NSW Supreme Court gives asset financiers a PPSA hurry-up

1.  Summary

The NSW Supreme Court recently confirmed that lessors of goods or equipment are at risk of losing their property to third parties unless they properly perfect any deemed security interest arising in respect of the property. This is despite the lessor retaining title to the goods or equipment! 

The Case1 also significantly narrowed the “temporary perfection” protection of transitional security interests under the Personal Property Securities Act 2009 (Cth) (PPSA). If a security interest could have been perfected on a transitional register and wasn’t then it won’t be temporarily perfected under the PPSA.  Accordingly, these types of security interests remain vulnerable.

The upshot? – parties involved in leasing or bailing goods or equipment should ensure that all security interests (whether transitional or not) are registered as soon as possible.

We have summarised the Case in part 4 below. Part 5 sets out circumstances where a security interest in leased or bailed goods or equipment may arise.

2.  What does this mean for parties in the leasing game?

In one sense, the decision isn’t much of a surprise as it follows the conclusion reached by the NZ High Court in Portacom2  – but it does reinforce the importance of ensuring that all security interests, transitional or otherwise, should be perfected by registration as soon as possible.  In particular:

  1. Lessors whose interests are deemed to be security interests for the purpose of the PPSA will need to ensure that their security interests are registered. There are severe consequences for failing to do so, including potential loss of priority and title.  
  2. The PPSA provides some protection for transitional security interests. Transitional security interests are security interests arising under a transitional security agreement - one that was in force prior to 1 February 2012 (the Effective Time) and continuing in force after the Effective Time. The PPSA provides that certain transitional security interests are perfected by force of the PPSA for 24 months after the Effective Time but, as noted below, this protection is fragile.

If a security interest could have been registered on a transitional register, but wasn’t, then that security interest may be vulnerable to other perfected security interests and potential extinguishment. Transitional registers were all those which transferred their data to the Personal Property Securities Register (PPSR) including the ASIC Register of Company Charges and the various motor vehicle registers (here’s a full list).  

3.  So what should lessors do?

  1. Review:  Check whether your arrangements create security interests. As this Case demonstrates, the cost of non-compliance can be significant. We have set out some guidance on when a security interest may arise in this context in part 5, but every transaction is different so advice should be sought where appropriate.
  2. Register:  Lessors should take immediate steps to perfect security interests in their goods or equipment by registering on the PPSR. Failure to perfect may result in loss of priority and loss of title. 

There are strict time limits on registration which, in the context of most leases, will be 15 Business Days after entry into the lease (but sometimes even shorter!). For transitional security interests, you have until the end of January 2014 to register but there is a risk that your security interest could have been registered on a transitional register but wasn’t – which means you’ll be unperfected and vulnerable until you register. The better approach is to ensure that you register as soon as possible.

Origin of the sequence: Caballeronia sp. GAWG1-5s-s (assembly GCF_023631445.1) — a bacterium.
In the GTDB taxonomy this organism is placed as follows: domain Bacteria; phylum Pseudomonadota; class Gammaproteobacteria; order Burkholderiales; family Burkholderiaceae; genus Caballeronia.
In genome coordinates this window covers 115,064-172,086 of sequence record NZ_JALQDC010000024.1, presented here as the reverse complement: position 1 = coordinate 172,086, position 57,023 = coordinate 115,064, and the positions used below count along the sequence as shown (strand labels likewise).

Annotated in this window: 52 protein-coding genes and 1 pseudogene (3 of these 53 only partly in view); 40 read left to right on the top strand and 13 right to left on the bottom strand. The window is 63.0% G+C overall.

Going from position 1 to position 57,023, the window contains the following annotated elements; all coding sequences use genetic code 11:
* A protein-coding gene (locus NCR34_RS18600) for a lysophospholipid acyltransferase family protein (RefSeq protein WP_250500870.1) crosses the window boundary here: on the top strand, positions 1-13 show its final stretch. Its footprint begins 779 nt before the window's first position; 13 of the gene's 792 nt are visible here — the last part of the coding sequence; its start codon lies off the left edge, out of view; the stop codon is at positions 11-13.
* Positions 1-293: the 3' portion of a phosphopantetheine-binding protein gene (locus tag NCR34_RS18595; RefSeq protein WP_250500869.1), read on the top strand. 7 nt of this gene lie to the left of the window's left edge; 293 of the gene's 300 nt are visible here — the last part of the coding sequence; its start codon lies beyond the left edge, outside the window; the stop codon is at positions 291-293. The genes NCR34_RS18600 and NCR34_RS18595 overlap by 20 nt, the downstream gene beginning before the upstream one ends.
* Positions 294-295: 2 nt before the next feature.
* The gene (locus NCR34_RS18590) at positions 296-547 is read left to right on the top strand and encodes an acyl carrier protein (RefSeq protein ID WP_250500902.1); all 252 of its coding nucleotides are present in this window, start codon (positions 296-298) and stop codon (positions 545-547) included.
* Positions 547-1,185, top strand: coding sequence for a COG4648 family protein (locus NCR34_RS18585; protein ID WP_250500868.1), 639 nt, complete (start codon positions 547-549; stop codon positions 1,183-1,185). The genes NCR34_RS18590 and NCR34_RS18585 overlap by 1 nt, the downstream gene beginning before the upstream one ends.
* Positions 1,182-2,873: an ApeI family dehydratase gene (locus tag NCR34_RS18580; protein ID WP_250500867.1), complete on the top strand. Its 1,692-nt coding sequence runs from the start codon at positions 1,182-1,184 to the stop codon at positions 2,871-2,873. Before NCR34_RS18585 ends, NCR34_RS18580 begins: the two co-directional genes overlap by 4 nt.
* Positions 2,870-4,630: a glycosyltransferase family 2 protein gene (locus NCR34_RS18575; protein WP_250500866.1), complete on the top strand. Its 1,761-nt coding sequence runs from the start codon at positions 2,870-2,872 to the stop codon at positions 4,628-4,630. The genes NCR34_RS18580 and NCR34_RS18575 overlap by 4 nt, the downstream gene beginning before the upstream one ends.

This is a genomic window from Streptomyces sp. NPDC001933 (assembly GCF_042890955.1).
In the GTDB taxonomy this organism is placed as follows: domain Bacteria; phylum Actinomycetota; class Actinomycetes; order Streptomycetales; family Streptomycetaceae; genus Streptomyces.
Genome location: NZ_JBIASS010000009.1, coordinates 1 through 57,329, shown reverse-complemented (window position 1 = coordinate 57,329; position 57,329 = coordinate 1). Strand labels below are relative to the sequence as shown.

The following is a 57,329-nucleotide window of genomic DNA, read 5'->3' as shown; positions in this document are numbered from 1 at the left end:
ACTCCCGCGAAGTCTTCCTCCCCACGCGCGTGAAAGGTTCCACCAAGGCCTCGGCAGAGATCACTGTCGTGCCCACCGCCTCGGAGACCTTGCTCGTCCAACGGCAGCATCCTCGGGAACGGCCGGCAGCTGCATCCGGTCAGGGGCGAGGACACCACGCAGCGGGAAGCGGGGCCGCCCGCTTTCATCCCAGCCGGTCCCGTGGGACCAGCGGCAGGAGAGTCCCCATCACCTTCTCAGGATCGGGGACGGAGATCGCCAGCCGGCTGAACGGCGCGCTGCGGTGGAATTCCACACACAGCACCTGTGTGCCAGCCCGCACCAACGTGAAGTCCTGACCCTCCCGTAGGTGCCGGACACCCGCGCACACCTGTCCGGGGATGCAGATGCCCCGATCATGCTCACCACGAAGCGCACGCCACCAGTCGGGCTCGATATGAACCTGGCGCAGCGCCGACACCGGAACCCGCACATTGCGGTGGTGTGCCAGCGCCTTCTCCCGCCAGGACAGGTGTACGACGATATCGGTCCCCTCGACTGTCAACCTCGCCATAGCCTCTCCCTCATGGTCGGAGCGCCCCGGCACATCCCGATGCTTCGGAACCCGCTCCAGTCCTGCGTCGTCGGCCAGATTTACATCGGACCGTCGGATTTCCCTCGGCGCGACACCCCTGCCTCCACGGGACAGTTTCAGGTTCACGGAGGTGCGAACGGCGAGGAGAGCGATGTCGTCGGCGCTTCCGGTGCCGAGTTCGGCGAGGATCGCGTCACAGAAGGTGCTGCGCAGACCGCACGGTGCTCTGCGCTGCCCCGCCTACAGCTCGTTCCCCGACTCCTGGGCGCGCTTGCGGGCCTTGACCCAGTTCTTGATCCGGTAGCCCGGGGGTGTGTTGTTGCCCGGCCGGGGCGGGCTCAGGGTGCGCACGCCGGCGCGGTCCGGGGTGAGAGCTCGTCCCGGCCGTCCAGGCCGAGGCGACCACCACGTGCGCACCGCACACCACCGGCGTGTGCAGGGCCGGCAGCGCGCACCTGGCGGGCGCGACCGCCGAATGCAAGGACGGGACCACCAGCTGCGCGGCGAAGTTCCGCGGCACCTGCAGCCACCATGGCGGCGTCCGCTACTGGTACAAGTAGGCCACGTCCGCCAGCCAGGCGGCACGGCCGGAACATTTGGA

Registration isn’t easy and small errors can have major consequences – but don’t put it in the ‘too hard’ basket!

4.  The Case

The Case was principally concerned with a dispute between the receivers of a construction contractor called Maiden Civil (P&E) Pty Ltd (Maiden) (the Receivers) (who were appointed by a secured creditor (Fast)) and Queensland Excavation Services Pty Ltd (QES) who claimed to be the true owner of Caterpillar vehicles (Caterpillars) they had leased to Maiden on and from 2010.

The Receivers claimed possession of the Caterpillars because Fast’s perfected security interest had priority over QES’ unperfected security interest in the Caterpillars.

The court held that:

  • although QES was the true owner of the Caterpillars, Fast’s perfected security interest was superior to that of QES’; and
  • even though QES had a transitional security interest in the Caterpillars, its failure to register that security interest back in 2010 on the NT Register of Interests in Motor Vehicles and Other Goods meant that QES’ security interest in the Caterpillars was unperfected.  

The result was that the Receivers had an enforceable right to possession of the Caterpillars. Importantly, QES’ title to the Caterpillars was effectively extinguished, leaving the Receivers with broader rights to the Caterpillars that Maiden had under its lease.

5.  Do I have a ‘PPS Lease’?

A PPS Lease is, in general, a lease or bailment of goods that:

  • has, or may have, a term of ≥ one year; or
  • for serial numbered goods (including motor vehicles, aircraft and boats) a term ≥ 90 days, including options to extend.

But it doesn’t include:

  • a lease by a lessor not regularly engaged in the business of leasing goods;
  • a lease of consumer property as part of a lease of land where the use of the property is incidental to the use of the land; or
  • pooling arrangements.

Further information can be found here.